CDPP Hosts Conference to Examine Emerging Issues in FDA Law
Concerns surrounding the implementation of the new Drug Quality and Security Act are highlighted at event co-sponsored by the University of Maryland Schools of Pharmacy and Law and the Food and Drug Law Institute.
By Malissa Carroll
January 23, 2015
The Center on Drugs and Public Policy (CDPP) at the University of Maryland School of Pharmacy, in collaboration with the University of Maryland Francis King Carey School of Law and the Food and Drug Law Institute, hosted a conference in December to examine issues related to the implementation of the Drug Quality and Security Act (DQSA) in the United States. Titled “Emerging Issues in FDA Law: Implementation of DQSA,” the event brought representatives from academia, law firms, associations, government, and industry together to review key parts of the act, including a recently released guidance from the Food and Drug Administration (FDA) and important deadlines, and to discuss future plans for its implementation across the country.
“The DQSA will continue to have a significant impact on drug manufacturers, wholesalers, and pharmacies,” says Frank Palumbo, PhD, JD, professor in the Department of Pharmaceutical Health Services Research (PHSR) at the School of Pharmacy and executive director of the CDPP. “This conference brought together a wide range of excellent expert speakers who addressed a number of important issues surrounding the law’s implementation, and kept our audience members thoroughly engaged in the discussions. It was truly one of the best events of its kind that we, in collaboration with our partners at the School of Law and the Food and Drug Law Institute, have ever hosted.”
The DQSA was passed in response to the New England Compounding Center fungal meningitis outbreak in 2012, which killed 70 people and infected 750 others. A modification to the Federal Food, Drug, and Cosmetic Act, the DQSA grants the FDA more authority to regulate and monitor the preparation of compounded drugs, while also making it easier to track and trace those drugs throughout the supply chain.
“It is important that people understand the motivation for the DQSA,” says Palumbo, a licensed pharmacist and member of the Maryland and District of Columbia Bars. “The New England Compounding Center was a licensed pharmacy in Massachusetts. However, the Massachusetts Board of Pharmacy had not inspected them, nor had the FDA, as it was unclear whether the federal agency had the authority to perform such a task.”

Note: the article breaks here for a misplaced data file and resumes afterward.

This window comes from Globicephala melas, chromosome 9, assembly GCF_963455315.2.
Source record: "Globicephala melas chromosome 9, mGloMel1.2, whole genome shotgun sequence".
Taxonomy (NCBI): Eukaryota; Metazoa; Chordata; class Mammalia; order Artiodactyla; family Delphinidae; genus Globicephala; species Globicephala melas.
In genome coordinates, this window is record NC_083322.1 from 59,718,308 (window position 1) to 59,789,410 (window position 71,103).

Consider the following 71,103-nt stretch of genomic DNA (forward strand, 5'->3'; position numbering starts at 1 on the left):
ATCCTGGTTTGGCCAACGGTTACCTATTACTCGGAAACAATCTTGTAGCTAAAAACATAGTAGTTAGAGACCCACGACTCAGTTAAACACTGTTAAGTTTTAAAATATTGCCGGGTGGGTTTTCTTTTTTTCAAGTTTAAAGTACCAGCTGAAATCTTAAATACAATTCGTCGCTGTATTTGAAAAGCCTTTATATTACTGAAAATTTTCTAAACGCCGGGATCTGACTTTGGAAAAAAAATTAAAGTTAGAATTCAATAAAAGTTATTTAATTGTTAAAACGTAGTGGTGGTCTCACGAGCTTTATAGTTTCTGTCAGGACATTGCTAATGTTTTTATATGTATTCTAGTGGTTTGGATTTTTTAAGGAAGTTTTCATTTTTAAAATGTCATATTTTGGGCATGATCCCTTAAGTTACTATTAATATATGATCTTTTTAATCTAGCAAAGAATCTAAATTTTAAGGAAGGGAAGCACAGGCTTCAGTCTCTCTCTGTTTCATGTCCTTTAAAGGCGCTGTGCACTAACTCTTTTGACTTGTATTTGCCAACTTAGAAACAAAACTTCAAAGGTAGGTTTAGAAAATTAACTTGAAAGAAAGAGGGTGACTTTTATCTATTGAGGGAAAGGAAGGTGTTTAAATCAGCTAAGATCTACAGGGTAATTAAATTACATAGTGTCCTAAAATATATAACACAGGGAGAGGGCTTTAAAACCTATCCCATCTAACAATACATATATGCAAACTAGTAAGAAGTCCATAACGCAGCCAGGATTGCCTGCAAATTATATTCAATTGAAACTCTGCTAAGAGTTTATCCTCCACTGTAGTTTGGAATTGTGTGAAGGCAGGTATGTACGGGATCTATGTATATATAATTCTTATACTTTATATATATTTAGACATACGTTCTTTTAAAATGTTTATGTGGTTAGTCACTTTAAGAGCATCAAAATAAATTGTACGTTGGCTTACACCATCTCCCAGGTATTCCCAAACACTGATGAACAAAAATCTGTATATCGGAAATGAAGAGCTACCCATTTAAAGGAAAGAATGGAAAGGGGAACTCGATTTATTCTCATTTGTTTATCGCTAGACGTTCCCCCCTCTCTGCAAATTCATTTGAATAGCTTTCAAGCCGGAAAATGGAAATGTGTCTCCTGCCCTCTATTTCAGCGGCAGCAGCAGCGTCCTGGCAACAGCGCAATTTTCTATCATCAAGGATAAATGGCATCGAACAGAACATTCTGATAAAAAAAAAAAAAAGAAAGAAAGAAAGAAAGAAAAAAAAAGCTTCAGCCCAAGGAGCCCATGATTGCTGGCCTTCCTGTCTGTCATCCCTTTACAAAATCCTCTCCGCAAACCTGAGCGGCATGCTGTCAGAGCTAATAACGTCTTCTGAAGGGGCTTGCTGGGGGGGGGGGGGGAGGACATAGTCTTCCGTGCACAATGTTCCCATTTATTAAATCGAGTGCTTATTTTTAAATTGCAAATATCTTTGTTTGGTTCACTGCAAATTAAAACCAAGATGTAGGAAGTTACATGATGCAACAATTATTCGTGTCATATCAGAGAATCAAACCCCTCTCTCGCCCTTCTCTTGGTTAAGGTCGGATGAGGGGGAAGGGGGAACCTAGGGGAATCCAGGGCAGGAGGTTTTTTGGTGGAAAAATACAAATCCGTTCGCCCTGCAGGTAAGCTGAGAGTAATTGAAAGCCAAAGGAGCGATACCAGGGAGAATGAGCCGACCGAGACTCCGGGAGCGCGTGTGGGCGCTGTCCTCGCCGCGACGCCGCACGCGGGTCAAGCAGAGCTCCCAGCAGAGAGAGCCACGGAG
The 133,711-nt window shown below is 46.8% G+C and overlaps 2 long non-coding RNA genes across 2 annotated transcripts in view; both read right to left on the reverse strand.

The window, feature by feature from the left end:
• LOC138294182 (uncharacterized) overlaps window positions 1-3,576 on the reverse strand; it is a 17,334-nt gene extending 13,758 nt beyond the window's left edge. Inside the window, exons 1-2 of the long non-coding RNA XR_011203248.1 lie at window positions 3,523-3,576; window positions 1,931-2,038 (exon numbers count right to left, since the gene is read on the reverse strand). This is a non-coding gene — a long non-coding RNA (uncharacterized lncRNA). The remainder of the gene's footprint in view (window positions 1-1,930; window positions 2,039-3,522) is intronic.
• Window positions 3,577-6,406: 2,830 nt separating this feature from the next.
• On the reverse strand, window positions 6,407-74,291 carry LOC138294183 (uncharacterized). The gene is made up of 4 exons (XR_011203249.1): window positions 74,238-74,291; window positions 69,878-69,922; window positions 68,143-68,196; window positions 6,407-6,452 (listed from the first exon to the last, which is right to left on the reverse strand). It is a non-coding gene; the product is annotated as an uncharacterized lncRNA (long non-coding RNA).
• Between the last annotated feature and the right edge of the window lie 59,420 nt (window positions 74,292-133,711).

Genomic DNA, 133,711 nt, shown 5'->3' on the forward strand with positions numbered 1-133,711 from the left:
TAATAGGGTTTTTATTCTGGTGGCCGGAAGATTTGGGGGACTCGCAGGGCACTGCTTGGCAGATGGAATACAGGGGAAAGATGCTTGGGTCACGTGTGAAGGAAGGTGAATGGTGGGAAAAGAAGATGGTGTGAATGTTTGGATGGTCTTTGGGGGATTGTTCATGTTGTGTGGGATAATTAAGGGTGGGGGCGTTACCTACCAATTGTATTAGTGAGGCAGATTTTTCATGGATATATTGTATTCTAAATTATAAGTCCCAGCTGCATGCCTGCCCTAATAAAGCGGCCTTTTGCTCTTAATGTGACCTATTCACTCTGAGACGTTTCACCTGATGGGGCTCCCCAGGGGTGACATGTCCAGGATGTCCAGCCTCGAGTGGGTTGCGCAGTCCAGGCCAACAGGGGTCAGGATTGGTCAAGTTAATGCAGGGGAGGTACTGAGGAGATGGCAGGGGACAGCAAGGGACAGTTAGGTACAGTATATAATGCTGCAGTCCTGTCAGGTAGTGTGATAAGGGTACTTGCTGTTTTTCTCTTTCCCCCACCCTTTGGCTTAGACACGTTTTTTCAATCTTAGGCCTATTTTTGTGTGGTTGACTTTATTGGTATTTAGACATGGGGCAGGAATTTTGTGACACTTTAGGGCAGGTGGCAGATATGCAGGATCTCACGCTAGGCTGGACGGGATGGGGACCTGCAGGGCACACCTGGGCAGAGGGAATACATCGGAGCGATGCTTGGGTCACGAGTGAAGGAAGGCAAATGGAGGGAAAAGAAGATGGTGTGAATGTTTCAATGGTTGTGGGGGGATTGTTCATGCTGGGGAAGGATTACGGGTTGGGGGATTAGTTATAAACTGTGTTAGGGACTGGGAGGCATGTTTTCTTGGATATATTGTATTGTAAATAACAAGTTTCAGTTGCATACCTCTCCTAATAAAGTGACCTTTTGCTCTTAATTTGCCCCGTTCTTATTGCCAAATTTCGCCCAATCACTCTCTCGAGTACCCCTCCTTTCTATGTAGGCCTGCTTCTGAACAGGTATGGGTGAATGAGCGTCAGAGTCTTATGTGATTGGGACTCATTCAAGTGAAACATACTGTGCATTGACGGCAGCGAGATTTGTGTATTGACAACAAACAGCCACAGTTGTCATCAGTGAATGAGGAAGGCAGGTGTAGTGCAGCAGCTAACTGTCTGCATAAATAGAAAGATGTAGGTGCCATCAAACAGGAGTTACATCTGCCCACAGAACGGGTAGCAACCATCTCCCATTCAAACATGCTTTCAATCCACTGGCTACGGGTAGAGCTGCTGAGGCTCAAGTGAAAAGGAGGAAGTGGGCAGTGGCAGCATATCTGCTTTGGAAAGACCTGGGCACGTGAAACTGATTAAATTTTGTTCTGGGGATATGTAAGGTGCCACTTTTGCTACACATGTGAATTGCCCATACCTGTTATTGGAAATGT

The conference was divided into two parts to better address the two different provisions included in the DQSA: compounding pharmacy practices and track-and-trace measures. Following opening remarks, a panel presentation moderated by Palumbo kicked off the event. Panel members included Lee Rosebush, JD, an attorney with BakerHostetler; David Miller, RPh, executive vice president of the International Academy of Compounding Pharmacists; and Caroline D. Juran, RPh, executive director of the Virginia Board of Pharmacy.
Titled “503A: Traditional Pharmacy Compounding,” presenters from Palumbo’s panel provided audience members with an overview of compounding pharmacy practices in the United States, underlining the passage of the DQSA and subsequent creation of new outsourcing facilities to compound drugs. “Unlike traditional compounding pharmacies, which can still compound prescriptions under the regulation of state boards of pharmacy, outsourcing facilities must register with the FDA and strictly adhere to good manufacturing practices developed by the agency. These facilities must also submit to regular inspections by the FDA,” said Rosebush.
The presenters in Palumbo’s panel also examined potential obstacles for compounders, as the passage of the DQSA has led to inconsistencies with existing state laws, standards established by the US Pharmacopeial Convention, and professional practice. The impact of DQSA implementation on state boards of pharmacy was also discussed. “There will continue to be challenges as we work to implement the DQSA, but I am confident that we are continuing a positive movement toward a new national standard, improving communications, inspections, training, and resources for compounding pharmacies across the country,” added Miller.
Additional panel presentations addressed in-depth the outsourcing facilities created by the DQSA, as well as case studies examining the track-and-trace measures included in the new law. The keynote address – titled “FDA Implementation of Track-and-Trace Provisions” – was presented by Ilisa Bernstein, PharmD, JD, deputy director of the Office of Compliance in the Center for Drug Evaluation and Research at the FDA.
“The breadth of information presented during this conference will be crucial in helping members of academia, government, and industry to continue to work together to understand this law and its implications for compounding pharmacies, outsourcing facilities, manufacturers, and wholesalers across the country,” says Palumbo. “While the discussions were lively and rich with new ideas, it is important to remember that there is still a lot of work to be done in this area to ensure the continued safety of those patients who rely on a secure chain of prescription drug distribution and safe compounded drugs.”